Lorna Shore – Immortal (Album Review)

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Even those beings made of darkness can seek out the light, and even shadows can steal glimpses of sun. A temperance of light among the overwhelming power of shade is the pursuit of the latest album from blackened deathcore act Lorna Shore. In a way, this third studio album is a victory and a testament to the strength of persistence as the band emerges from their own period of darkness, still holding high the richness of “Immortal” as an offering to all of those that dared to doubt their resilience. After vocalist CJ McCreery was removed from the band in late 2019, the remaining members Lorna Shore chose to press forward with the release of “Immortal,” an unquestionable tribute to their pursuit of art drawn from dedicated passion.

Though it is yet to be seen if the band will prove to be immortal themselves, the legacy that they have built within the deathcore scene since their inception in 2010 has laid the foundation for their place in metal immemorial. Marked first and foremost by their aggression, Lorna Shore has an unwavering penchant for all things caustic, with face-melting breakdowns and guttural growls that could split pavement. Invoking the unholy with gravelly vocals and dissonant shrieks, “Immortal” conjures images of a world drenched in sulphurous hellfire, succumbing to an unwavering onslaught of thundering drums brought on by drummer Austin Archey

Immortal” is more than a mere re-imagination of the same extremities of hell-on-earth that the extreme metal scene favors. Rather, this album is embroiled in an epic battle between darkness and light, grandiose touches of choral vocals and keys layered in equal measure with calculated growls. Much in the same style as the orchestral majesty of black metal act Dimmu Borgir, Lorna Shore refuses to be bound by the typical conventions and expectations of deathcore, resulting in a multi-faceted album that captures listeners with its seemingly infinite depth. 

“Immortal” Album Artwork

Laced with obscenities and poetic grace in equal measure, the lyrical value of “Immortal” is only the beginning of the layers comprising this latest effort. Foremost is the stunning heavens of “Hollow Sentence,” opening with a graceful choir and gentle keys before screams tear through their false sense of solace. But even as drums make their entrance and persist at full tilt, the angelic harmonizations carry on, the song developing two distinct faces, a battle between agony and redemption that rages on two parallel planes. As the orchestral wages war with the sonic depravity of McCreery’s vocals, the two elements grow ever more intertwined in an audible transformation from resistance to acceptance. It would be no exaggeration to say that “Hollow Sentence,” for all of its brutality, is also beautiful. 

The portrayal of some intangible battle is a theme that persists throughout “Immortal,” also showcased in the unforgiving march that fills the body of “Warpath of Disease.” With repetitive motifs throughout, “Warpath of Disease” embodies the dread of an inevitable progression, be it of disease or an abstract fate even more abhorrent. Within this track there is also a flair that derives from the complexities of tech-death, masterful riffs that spring from the fingers of the accomplished guitarist Adam DeMicco. As one of the driving forces of the band, his command over the guitar brings “Warpath of Disease” from a scene-setting piece of filler to a multi-tiered exploration of sound that pushes beyond the boundaries of the subgenre.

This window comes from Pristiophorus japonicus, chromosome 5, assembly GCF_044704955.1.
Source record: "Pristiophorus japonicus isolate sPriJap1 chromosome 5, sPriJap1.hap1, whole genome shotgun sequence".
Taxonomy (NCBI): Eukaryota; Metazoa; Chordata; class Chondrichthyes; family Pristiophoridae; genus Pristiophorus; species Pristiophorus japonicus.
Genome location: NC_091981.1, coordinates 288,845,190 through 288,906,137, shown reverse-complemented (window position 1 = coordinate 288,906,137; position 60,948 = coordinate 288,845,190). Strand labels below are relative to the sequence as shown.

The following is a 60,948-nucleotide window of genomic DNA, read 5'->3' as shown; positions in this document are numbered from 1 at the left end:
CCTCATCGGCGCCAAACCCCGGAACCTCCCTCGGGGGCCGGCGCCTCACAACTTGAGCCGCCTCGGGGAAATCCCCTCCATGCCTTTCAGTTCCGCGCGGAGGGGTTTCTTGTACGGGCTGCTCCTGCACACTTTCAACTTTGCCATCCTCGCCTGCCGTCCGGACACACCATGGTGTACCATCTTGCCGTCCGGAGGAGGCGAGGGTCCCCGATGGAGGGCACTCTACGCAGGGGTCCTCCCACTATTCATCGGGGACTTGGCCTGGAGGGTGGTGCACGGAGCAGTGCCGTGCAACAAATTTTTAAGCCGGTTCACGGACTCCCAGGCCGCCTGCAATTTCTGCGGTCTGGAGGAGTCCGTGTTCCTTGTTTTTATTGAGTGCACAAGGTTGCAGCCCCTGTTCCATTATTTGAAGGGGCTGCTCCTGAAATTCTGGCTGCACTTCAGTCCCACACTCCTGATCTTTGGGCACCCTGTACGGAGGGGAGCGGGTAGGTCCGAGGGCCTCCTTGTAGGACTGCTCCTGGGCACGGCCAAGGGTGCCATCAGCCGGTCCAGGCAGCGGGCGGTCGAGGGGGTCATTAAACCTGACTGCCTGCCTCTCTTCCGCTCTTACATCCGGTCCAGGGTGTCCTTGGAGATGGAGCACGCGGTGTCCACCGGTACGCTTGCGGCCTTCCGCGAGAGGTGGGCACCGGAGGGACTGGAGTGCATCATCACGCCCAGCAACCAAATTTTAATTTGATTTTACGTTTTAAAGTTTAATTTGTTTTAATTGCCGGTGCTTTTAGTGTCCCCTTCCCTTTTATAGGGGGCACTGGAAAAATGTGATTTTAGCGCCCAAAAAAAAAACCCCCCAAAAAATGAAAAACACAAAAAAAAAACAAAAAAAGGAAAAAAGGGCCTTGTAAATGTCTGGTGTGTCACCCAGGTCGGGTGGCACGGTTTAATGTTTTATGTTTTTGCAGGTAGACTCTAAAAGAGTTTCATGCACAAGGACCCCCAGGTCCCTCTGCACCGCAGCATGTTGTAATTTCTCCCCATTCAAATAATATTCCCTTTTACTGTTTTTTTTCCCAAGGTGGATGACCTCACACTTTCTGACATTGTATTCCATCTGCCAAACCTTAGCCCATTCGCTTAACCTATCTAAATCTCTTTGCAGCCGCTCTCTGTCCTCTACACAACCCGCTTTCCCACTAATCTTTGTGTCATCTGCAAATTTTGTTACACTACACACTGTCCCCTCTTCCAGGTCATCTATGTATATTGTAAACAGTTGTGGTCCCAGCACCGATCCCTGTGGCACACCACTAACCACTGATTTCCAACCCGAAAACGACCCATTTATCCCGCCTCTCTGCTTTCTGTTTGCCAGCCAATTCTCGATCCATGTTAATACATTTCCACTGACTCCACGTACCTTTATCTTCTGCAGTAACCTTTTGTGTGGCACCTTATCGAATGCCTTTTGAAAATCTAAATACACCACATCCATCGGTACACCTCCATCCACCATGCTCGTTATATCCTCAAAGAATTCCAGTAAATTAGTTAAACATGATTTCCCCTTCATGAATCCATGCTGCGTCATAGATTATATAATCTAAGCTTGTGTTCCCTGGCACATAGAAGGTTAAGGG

Given the orchestral elements and tech-death touches, the tapestry of “Immortal” hovers somewhere within reach of the cinematic, but continues to be bludgeoned by brutal breakdowns and growls that seem as though they were born up from the underworld. Touches of black metal thrive in the static opening “King Ov Deception,” which also has a much more high-octane speed than many of the album’s other tracks. DeMicco’s guitars are more vibrant here, taking on a heavy metal sheen, and shining as a star in the mix rather than serving as the inevitably gritty cattle prod.

Variation in speed keeps the momentum of “Immortal” rolling from start to finish, with a variety in hooks keeping each subsequent track equally irresistible. “Immortal” is a strong pillar in cementing the style Lorna Shore have pursued since their first full-length album, but it is here in “Immortal” that they seem to have finally cast aside fear in the favor of staying true to their occasionally eclectic creative vision. It is a vision colored with the lush flavors of heaven, yet it is born of a fury that resides in the dredges of humanity. This contrast is a portrait that Lorna Shore have captured with an uncanny precision, but it’s up to the listener to determine if “Immortal” has enriched their soul, or done away with it altogether.

Released By: Century Media Records
Release Date: January 31st, 2020
Genre: Deathcore


  • CJ McCreery / Vocals
  • Adam De Micco / Guitar
  • Austin Archey / Drums
  • Andrew O’Connor / Guitars

“Immortal” Track-listing:

  1. Immortal 
  2. Death Portrait 
  3. This Is Hell
  4. Hollow Sentence 
  5. Warpath Of Disease 
  6. Misery System 
  7. Obsession 
  8. King Ov Deception 
  9. Darkest Spawn 
  10. Relentless Torment
8.6 Great

Lorna Shore have called on the powers of heaven in the same breath with which they summoned the strength of hell, crafting an album that stages a holy war of epic proportions. Cinematic majesty and astounding brutality combine for an unexpectedly emotional wave of aggression that persists in the listener’s heart and mind long after the music stops.

  • Songwriting 9
  • Musicianship 8.5
  • Originality 9
  • Production 8

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